1. “How I Do Research: Mike Bird” by Nijay K Gupta
I love to learn from others practices, and as I continue work on my first major project this year, I was intrigued to learn how professional theologian Michael Bird does his research. Interestingly enough he validates a diversity of practice. “There is no one way to do research.” Still, I benefited from reading about some of his habits.
2. “Even in the Middle Ages People Didn’t Think the Earth was Flat” by Douglas Main
The idea that people once believed the earth was flat is one of the most insidious lies ever concocted. It has stuck too, but it’s not true. I remember learning this in grade school, and then finding out years later that it was completely unfounded. Most people have always believed in a spherical earth. Main reiterates this argument again to remind us of the truth and encourage our education.
3. “Letter to My Younger Self” by Chauncey Billups
As a young high school student I really tried to get into sports. I wanted to have something that I could talk to my dad about, that we had in common. So, I obsessed about the NBA. I loved the Pistons, for some reason. I loved Big Ben Wallace, and Rip Hamilton, and Chauncey Billups. In this awesome piece, Billups relieves his career in the form of a letter to his younger self. It’s beautiful. Even for a non-sports fan like me, it’s beautiful.
4. “Pastoral Burnout: An Interview with Dr. Frank Tallerico” by Dave Dunham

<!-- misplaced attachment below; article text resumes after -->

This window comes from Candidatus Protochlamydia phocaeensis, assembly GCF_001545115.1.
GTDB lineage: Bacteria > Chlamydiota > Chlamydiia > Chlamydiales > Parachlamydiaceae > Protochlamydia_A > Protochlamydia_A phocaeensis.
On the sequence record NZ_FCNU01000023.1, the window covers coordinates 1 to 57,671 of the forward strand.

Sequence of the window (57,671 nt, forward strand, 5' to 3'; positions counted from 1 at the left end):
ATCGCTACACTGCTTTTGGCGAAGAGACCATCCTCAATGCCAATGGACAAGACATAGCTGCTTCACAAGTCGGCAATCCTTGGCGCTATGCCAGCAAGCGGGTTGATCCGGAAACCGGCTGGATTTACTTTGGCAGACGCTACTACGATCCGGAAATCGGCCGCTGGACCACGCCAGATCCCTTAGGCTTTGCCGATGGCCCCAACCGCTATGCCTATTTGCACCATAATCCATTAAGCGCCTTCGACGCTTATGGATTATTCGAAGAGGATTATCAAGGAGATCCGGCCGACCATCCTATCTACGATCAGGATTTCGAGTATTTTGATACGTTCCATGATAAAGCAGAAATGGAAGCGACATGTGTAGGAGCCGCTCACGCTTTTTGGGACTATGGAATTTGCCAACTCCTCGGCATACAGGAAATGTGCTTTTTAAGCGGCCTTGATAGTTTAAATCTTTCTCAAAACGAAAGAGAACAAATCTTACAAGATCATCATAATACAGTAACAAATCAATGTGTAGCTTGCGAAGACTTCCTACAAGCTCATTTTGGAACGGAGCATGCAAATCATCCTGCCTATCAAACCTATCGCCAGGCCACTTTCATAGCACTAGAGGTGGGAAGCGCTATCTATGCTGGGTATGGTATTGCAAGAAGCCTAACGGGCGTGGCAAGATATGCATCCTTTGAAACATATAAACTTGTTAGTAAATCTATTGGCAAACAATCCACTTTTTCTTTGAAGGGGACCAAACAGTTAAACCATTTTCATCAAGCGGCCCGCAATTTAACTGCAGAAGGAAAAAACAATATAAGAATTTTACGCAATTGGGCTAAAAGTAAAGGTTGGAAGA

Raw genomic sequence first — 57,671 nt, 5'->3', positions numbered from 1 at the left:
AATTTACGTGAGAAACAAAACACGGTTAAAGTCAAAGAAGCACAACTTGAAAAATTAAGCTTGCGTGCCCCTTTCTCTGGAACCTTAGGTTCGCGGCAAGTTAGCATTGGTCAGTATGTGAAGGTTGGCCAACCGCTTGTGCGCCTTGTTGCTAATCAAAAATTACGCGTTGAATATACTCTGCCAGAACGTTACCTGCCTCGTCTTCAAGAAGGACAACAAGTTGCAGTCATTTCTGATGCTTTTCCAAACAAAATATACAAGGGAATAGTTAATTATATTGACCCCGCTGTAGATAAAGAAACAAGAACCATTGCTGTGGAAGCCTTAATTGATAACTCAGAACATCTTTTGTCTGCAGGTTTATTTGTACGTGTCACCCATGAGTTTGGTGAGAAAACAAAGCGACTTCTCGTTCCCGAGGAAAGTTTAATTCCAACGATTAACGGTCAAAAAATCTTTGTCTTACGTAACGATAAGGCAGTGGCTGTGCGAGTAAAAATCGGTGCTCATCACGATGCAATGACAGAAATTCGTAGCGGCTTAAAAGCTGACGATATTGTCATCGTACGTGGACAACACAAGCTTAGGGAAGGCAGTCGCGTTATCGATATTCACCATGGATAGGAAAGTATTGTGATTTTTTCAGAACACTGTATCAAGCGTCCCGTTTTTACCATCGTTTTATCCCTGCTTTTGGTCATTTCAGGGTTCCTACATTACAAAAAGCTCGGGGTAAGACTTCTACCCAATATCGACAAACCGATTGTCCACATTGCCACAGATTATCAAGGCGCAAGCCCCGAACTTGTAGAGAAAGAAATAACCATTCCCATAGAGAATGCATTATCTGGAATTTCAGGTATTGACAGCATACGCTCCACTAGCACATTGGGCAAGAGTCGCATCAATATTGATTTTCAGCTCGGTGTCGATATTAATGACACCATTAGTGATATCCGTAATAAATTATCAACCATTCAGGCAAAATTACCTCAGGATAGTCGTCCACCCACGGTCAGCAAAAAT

The Southern Ohio Pastors’ Coalition let me interview my mentor Frank on his current doctoral work: pastoral burnout. Frank is wise and compassionate and shares some real insights in this interview. I am looking forward to reading through his full project soon. He talks here about numbers and causes of burnout, he talks about prevention, and he talks about church culture. It’s a worthwhile interview, friends, especially if you’re in ministry or in a position to help your pastors.
5. “As women keep washing up dead, Ohio town fears a serial killer is on the loose” by Michael E. Miller
Six women have gone missing in a little over year from this simple little rust belt town in central Ohio. Four of them have been found dead. Authorities are fearful that there might be a serial killer on the loose. This town is less than an hour north of where we used to live. It is a sad reality for that region of the state: drugs, prostitution, unemployment, and death. Please join me in praying for Chillicothe, OH.
6. “Death, the Prosperity Gospel, and Me” by Kate Bowler
This is a beautiful and sad reflection on the emptiness of the prosperity gospel, particularly in the face of death. The author writes as one dying of cancer, recognizing the inability of us all to explain evil. “Life is so beautiful. Life is so hard,” she concludes.
7. “Why I’m Not the Room Mom” by Erin Davis
Such a good piece and a reminder to mothers everywhere that you “can do it all, but you can’t do it all well.” A reminder that there are things that matter and loads of things that don’t. A reminder that your life, your mothering, your family, are all about the glory of God and not about impressing others. Rest in Christ, moms.
8. “Six Reasons Your Coffee Tastes Gross” by Zoe Martin
I love Land of a Thousand Hills coffee! Here their team pulls together a list of the top common reasons why your coffee might not be delicious. Believe me, coffee can be amazing! If you’re up for it, I recommend checking out some of the coffees from Land, they do great work and make a quality bean.
9. “Keeping the Sabbath in Principle, Not Detail” by Dave Dunham
This is a piece I wrote for Servants of Grace as part of their series on the Ten Commandments. Here I explore the fourth commandment and how it applies to believers today. While some hold to the remaining significance of the Sabbath in detail for the life of the believer, I argue based on the New Testament teaching on the subject, this command is ours in principle and theology, not in detail. Check it out.